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New Algebra Set!!! [#permalink]
18 Mar 2013, 06:56

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The next set of medium/hard PS algebra questions. I'll post OA's with detailed explanations after some discussion. Please, post your solutions along with the answers.

1. If x=\sqrt[4]{x^3+6x^2}, then the sum of all possible solutions for x is:

Re: New Algebra Set!!! [#permalink]
21 Mar 2013, 13:10

Bunuel wrote:

5. If x^2 + 2x -15 = -m, where m is an integer from -10 and 10, inclusive, what is the probability that m is greater than zero?

A. 2/7 B. 1/3 C. 7/20 D. 2/5 E. 3/7

GyanOne wrote:

@Bunuel, for Q5, shouldn't the original question also say that we are only looking for solutions where x is an integer?

For this to be satisfied, in x^2 + 2x -15 = -m, 4 - 4(m-15)>0 and 4-4(m-15) must be a perfect square => 4 (16-m) must be a perfect square and >0 => 16-m must be a perfect square and >0 The only values that satisfy this for -10<=m<=10 are m=-9,0,7 of which only 7 is positive => probability = 1/3

I agree. Proper answer to 5 as written is 10/21

If x is not explicitly constrained or if x is not constrained by the equation given, then we have to respect all real values of x, integer or not. Since x is not constrained to integers only, we have to respect the possibility that x is not an integer.

Since -10 <= m <= 10 and the equation is x^2 + 2x - 15 = -m, we will always have x^2 + 2x + c = 0 where -25 <= c <= -5. Using quadratic formula (just to prove it, though you won't need to know it for the GMAT), we need the calculate the discriminant, which is b^2 - 4ac, to determine whether or not there are real values for x. Here we get 2^2 - 4*1*c. Since c is always negative, we will always have a positive number for the discriminant. This means that we will always have a positive number underneath the square root of the quadratic formula and, therefore, 2 real outcomes for x.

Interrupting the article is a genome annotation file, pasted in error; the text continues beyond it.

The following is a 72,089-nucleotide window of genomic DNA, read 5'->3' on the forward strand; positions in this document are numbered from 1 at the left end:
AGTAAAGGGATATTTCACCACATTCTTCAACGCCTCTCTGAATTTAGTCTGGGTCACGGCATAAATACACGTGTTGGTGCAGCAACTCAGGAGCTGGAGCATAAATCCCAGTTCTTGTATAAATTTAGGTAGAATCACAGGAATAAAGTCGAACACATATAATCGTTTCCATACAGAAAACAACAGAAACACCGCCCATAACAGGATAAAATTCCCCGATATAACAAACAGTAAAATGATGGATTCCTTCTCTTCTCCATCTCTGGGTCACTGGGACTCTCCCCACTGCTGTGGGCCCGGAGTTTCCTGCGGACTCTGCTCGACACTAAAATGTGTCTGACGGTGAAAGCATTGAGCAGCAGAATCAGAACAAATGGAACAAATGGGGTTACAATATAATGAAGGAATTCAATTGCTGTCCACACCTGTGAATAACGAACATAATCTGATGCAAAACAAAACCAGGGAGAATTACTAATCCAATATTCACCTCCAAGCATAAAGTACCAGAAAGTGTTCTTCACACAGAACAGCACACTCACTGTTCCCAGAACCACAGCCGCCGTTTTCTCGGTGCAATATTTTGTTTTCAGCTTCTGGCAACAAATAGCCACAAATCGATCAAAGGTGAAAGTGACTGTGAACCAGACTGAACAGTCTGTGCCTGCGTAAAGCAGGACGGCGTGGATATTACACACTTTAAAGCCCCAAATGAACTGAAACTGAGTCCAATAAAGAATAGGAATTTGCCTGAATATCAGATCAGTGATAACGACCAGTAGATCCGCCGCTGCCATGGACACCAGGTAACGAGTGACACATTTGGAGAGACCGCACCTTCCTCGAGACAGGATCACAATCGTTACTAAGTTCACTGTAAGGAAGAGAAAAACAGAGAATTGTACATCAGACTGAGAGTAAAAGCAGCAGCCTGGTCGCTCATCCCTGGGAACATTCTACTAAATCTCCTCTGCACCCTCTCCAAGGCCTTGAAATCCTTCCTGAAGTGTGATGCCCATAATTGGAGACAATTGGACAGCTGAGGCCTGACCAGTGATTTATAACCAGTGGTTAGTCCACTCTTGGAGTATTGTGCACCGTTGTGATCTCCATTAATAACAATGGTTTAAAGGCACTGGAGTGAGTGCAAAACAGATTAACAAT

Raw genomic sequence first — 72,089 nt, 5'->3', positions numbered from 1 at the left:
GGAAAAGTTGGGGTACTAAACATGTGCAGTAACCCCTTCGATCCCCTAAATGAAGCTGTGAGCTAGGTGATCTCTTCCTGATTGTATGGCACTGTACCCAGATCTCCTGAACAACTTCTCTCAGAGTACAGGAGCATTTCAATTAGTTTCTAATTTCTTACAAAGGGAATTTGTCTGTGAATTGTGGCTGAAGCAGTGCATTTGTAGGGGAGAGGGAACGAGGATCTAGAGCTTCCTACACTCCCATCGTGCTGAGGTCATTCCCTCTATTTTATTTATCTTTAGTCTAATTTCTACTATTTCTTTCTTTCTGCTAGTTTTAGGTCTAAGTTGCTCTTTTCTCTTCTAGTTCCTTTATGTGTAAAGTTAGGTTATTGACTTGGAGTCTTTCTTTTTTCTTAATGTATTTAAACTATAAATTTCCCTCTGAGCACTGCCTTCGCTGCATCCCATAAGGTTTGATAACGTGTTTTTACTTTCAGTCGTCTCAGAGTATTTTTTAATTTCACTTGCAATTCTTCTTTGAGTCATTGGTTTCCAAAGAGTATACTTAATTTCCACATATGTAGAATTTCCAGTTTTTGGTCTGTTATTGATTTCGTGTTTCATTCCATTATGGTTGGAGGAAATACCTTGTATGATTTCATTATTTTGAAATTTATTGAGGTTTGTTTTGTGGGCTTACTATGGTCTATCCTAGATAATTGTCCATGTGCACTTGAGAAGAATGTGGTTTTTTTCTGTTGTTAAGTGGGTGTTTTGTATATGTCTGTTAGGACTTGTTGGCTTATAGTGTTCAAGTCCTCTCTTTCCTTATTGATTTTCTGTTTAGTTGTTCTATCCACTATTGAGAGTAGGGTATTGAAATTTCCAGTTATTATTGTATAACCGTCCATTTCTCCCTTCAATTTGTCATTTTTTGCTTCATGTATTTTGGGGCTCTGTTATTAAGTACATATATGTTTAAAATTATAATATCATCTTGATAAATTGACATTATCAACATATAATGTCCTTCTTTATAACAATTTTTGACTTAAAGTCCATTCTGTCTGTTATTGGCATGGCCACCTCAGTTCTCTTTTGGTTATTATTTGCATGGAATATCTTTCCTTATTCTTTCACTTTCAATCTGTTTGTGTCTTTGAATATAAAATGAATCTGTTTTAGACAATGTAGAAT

There are 21 integer values of m (10 positive, 10 negative, and 0) and 10 of them are positive, so 10/21.

Good question though if we constrain x to only integer values.

Re: New Algebra Set!!! [#permalink]
22 Mar 2013, 04:01

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SOLUTIONs:

1. If x=\sqrt[4]{x^3+6x^2}, then the sum of all possible solutions for x is:

A. -2 B. 0 C. 1 D. 3 E. 5

Take the given expression to the 4th power: x^4=x^3+6x^2;

Re-arrange and factor out x^2: x^2(x^2-x-6)=0;

Factorize: x^2(x-3)(x+2)=0;

So, the roots are x=0, x=3 and x=-2. But x cannot be negative as it equals to the even (4th) root of some expression (\sqrt{expression}\geq{0}), thus only two solution are valid x=0 and x=3.

Re: New Algebra Set!!! [#permalink]
22 Mar 2013, 05:08

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Sorry, there was a typo in the stem .

5. If x^2 + 2x -15 = -m, where x is an integer from -10 and 10, inclusive, what is the probability that m is greater than zero?

A. 2/7 B. 1/3 C. 7/20 D. 2/5 E. 3/7

Re-arrange the given equation: -x^2-2x+15=m.

Given that x is an integer from -10 and 10, inclusive (21 values) we need to find the probability that -x^2-2x+15 is greater than zero, so the probability that -x^2-2x+15>0.

Factorize: (x+5)(3-x)>0. This equation holds true for -5<x<3.

Since x is an integer then it can take the following 7 values: -4, -3, -2, -1, 0, 1, and 2.

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